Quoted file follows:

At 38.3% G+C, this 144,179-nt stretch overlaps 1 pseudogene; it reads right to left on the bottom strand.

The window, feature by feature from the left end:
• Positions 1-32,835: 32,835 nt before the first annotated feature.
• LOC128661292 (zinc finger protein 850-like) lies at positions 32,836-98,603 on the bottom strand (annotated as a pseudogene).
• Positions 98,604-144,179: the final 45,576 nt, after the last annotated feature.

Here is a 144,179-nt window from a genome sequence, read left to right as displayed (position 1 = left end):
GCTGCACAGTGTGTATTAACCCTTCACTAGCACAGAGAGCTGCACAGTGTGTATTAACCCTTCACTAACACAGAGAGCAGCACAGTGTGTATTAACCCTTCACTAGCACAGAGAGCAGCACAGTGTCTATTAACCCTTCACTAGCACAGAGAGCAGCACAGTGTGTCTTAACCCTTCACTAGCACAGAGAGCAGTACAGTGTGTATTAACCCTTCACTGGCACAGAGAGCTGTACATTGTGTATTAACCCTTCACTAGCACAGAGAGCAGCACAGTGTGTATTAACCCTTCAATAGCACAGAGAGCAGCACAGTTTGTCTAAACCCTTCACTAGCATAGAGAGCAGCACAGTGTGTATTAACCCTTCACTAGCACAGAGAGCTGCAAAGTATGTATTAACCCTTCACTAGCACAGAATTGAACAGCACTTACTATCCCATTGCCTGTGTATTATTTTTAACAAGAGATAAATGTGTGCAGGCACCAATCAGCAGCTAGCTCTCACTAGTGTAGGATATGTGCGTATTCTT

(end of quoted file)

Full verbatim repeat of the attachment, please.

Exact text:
At 38.3% G+C, this 144,179-nt stretch overlaps 1 pseudogene; it reads right to left on the bottom strand.

The window, feature by feature from the left end:
• Positions 1-32,835: 32,835 nt before the first annotated feature.
• LOC128661292 (zinc finger protein 850-like) lies at positions 32,836-98,603 on the bottom strand (annotated as a pseudogene).
• Positions 98,604-144,179: the final 45,576 nt, after the last annotated feature.

Here is a 144,179-nt window from a genome sequence, read left to right as displayed (position 1 = left end):
GCTGCACAGTGTGTATTAACCCTTCACTAGCACAGAGAGCTGCACAGTGTGTATTAACCCTTCACTAACACAGAGAGCAGCACAGTGTGTATTAACCCTTCACTAGCACAGAGAGCAGCACAGTGTCTATTAACCCTTCACTAGCACAGAGAGCAGCACAGTGTGTCTTAACCCTTCACTAGCACAGAGAGCAGTACAGTGTGTATTAACCCTTCACTGGCACAGAGAGCTGTACATTGTGTATTAACCCTTCACTAGCACAGAGAGCAGCACAGTGTGTATTAACCCTTCAATAGCACAGAGAGCAGCACAGTTTGTCTAAACCCTTCACTAGCATAGAGAGCAGCACAGTGTGTATTAACCCTTCACTAGCACAGAGAGCTGCAAAGTATGTATTAACCCTTCACTAGCACAGAATTGAACAGCACTTACTATCCCATTGCCTGTGTATTATTTTTAACAAGAGATAAATGTGTGCAGGCACCAATCAGCAGCTAGCTCTCACTAGTGTAGGATATGTGCGTATTCTT